Comparative Genomic Sequencing via Exon-Specific Custom Synthetic Primer Based PCR
Bruce Roe, University of Oklahoma, 12-30-99
Hypothesis: Now that the entire sequence of a human chromosome,
chromosome 22, is known, it would be possible to sequence the syntenic regions
of other species using relatively inexpensive exon-specific primers in a single
or multiplex PCR-based sequencing format rather than a shotgun-based mapped BAC approach.
- The coding regions of higher eucaryotes are conserved while their intronic and
intergenic regions usually are not conserved.
- A similar primer-based genomic sequencing approach has been used successfully
to sequence mitochondrial genomes has been developed (M. Tanaka and T. Ozawa,
in "Protocols in Molecular Neurobiology" (A. Langstaff and P. Revest, eds.),
p. 25 Humana Press, Totawa, Newjersey, 1992;
M. Tanaka, M. Hayakawa and T. Ozawa, Automated Sequencing of Mitochondrial
DNA in Methods in Enzymology, vol. 264 (Academic Press, NY) pp. 407-421
For Initial primer picking and the first round of PCRs.
Experiment: Once the sequence of a region of genomic DNA is known, such is the case for human
chromosome 22, a custom synthetic primer PCR-based approach might be developed for rapidly sequencing
syntenic regions of other eucaryotic genomes.
Other Applications of this PCR-based approach to comparative sequencing:
- This idea is based on the observation that exons typically are
conserved between evolutionary distant species such as humans and mice,
even though their intronic sequences are not. The sequence of human
chromosome 22 reveals that the average genomic size for a gene is 19.2 Kbp
(median 3.7 Kbp) with a mean exon number of 5.3 (median 3.0).
Therefore the average size of an intron is calculated to be 5.2 Kbp (median 1.2 Kbp),
a region easily PCR'd using existing methods. Thus, once the exons
in one genome (human for example) are predicted, a set of exon-specific
custom synthetic primers could be synthesized using this known genomic sequence.
These primers could be used first to PCR a portion of adjacent exons and their
intervening intronic or intragenic sequences using another, related genome
(mouse for example) as the template and then as specific sequencing primers
off the PCR'd related genomic DNA.
For this to be successful the exons must be predicted with reasonable assurance of being correct and then the
exon-specific primers produced for the PCR off the target genomic DNA followed by primer-based DNA
synthesis off the corresponding PCR product.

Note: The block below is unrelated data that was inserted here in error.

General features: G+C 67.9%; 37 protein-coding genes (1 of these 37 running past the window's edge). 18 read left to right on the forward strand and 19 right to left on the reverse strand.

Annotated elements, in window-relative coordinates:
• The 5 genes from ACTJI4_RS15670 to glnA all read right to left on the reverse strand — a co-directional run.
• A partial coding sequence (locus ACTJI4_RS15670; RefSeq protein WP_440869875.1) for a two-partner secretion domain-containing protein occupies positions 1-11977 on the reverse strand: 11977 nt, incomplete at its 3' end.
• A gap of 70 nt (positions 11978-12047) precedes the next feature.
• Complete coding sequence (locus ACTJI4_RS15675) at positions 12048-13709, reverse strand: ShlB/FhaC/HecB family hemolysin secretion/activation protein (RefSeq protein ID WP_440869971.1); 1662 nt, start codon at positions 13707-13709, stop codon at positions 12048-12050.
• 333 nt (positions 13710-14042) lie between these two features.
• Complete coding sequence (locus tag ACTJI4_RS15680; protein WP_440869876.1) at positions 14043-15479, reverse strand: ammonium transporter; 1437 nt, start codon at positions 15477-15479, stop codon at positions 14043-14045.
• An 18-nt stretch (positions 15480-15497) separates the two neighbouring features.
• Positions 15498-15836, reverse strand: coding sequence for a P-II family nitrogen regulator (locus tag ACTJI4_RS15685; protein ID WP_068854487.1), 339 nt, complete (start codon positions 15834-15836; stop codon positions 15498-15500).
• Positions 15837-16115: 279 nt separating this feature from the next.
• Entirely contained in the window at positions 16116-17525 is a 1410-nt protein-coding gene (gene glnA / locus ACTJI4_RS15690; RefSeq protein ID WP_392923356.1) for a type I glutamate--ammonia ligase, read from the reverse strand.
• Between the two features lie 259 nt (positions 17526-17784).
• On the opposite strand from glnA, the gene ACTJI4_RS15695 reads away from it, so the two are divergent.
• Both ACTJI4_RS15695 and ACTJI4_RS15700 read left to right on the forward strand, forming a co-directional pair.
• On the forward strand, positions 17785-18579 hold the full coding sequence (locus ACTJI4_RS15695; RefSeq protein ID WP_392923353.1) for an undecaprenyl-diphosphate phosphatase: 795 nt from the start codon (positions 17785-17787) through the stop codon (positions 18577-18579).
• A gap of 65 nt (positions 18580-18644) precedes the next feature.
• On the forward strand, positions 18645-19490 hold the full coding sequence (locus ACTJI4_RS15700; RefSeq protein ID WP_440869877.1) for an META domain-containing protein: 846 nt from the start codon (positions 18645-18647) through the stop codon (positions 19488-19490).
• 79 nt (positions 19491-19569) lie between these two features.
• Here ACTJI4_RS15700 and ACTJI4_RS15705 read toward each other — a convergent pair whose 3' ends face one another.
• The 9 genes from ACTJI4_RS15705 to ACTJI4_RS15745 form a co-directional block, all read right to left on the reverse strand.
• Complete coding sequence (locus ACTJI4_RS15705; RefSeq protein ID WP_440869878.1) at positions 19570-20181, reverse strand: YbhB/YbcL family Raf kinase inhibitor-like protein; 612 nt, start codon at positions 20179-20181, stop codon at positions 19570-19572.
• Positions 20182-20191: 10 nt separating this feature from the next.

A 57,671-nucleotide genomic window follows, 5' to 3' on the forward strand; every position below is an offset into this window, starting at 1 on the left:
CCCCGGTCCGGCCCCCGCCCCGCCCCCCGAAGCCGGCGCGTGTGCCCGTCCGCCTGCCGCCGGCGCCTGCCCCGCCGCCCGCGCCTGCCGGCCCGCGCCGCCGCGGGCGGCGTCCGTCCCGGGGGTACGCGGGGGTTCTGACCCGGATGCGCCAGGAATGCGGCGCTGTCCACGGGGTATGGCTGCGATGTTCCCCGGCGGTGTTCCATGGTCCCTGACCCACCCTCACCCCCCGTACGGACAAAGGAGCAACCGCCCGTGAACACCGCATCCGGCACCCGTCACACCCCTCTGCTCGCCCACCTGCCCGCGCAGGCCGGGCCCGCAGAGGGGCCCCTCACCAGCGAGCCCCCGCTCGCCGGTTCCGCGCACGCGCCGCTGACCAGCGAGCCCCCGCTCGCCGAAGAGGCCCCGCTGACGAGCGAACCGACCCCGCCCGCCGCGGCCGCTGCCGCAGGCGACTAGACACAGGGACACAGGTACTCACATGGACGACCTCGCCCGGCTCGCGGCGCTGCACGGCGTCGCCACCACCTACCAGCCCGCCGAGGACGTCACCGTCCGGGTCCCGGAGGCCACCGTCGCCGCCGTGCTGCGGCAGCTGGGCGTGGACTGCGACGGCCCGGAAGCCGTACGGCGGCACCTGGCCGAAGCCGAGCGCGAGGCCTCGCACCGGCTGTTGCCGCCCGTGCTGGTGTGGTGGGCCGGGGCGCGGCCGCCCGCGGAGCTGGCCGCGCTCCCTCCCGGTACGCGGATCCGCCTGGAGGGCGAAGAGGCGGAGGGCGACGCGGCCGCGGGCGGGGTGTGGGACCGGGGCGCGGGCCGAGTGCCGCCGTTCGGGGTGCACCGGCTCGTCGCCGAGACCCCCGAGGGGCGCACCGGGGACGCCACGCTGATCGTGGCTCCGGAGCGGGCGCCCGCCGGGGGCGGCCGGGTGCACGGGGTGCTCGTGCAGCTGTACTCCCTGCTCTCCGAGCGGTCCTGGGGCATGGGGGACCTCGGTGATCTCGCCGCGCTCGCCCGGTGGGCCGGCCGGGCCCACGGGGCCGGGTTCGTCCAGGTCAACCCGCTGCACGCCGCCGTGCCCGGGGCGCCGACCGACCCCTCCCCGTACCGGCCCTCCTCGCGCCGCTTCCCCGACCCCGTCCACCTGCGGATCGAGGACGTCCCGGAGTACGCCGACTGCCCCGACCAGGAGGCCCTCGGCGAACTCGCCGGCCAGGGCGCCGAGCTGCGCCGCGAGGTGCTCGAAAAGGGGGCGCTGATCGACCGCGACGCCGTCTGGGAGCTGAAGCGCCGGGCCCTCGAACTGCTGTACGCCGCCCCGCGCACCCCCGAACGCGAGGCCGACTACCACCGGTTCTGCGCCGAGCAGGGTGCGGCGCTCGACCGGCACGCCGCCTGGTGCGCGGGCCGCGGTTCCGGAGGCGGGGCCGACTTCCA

This approach can be tested by PCR using human-exon specific primers with a region of known mouse genomic
DNA sequence to determine the efficiency and if any additional rules must be developed for improved primer
picking. Target exons can be predicted by standard in silico approaches such as Blast searches of GenBank nr
and EST databases, overlaid with results from FGenesh, XGrail, GeneScan, and/or other ab initio methods.
Primers will be picked using a modified version of PrimOU and synthesized on the MerMade in 96 well format at
a cost of less than $1 per 20-mer. Once the efficiency of this approach is determined using the known, completed
human and mouse sequence-based comparison, then other regions of the mouse genome could be sequenced
using human specific primers to provide additional information about the successful rate of both the genomic PCR
and subsequent PCR-based sequencing using the human specific primers for mouse genomic DNA PCR-
produced templates. All primers and PCR products will be produced and archived in 96 or 384 well bar-coded
microtiter plates for bookkeeping and easy retrieval and stored at -70 deg C for later use if needed.
Individual PCR'd regions that are not closed using the custom synthetic PCR primers for sequencing will be
closed by additional rounds of custom synthetic primer synthesis using primers picked from the newly generated sequences and subsequent sequencing off the already
produced PCR products. Any regions that are not spanned by PCR products, such as regions with larger than 10
Kbp introns or intergenic regions, regions representing multiple gene copies, either true genes or pseudogenes, or
regions with large, low copy number repeated sequences, will require more classical BAC-based sequencing
choosing BACs whose end sequence fall in the PCR-based sequenced regions. With ~800 genes containing
~4,240 exons representing ~40 % of human chromosome 22, approximately 8,480 primers initially will be
required to produce the exon-specific PCR products and an additional ~50,000 primers will be needed to complete
the sequence of these PCR products. The ~58,480 primers, with an average read length of 500 bases will give
~29.2 Mbp of double stranded sequence covering approximately 90% of the entire 32.5 Mb region of the mouse
genome syntenic to human chromosome 22. Therefore, the number of shotgun sequence BACs needed will
represent ~10 % of the target syntenic regions based on the above calculations taking into account the known,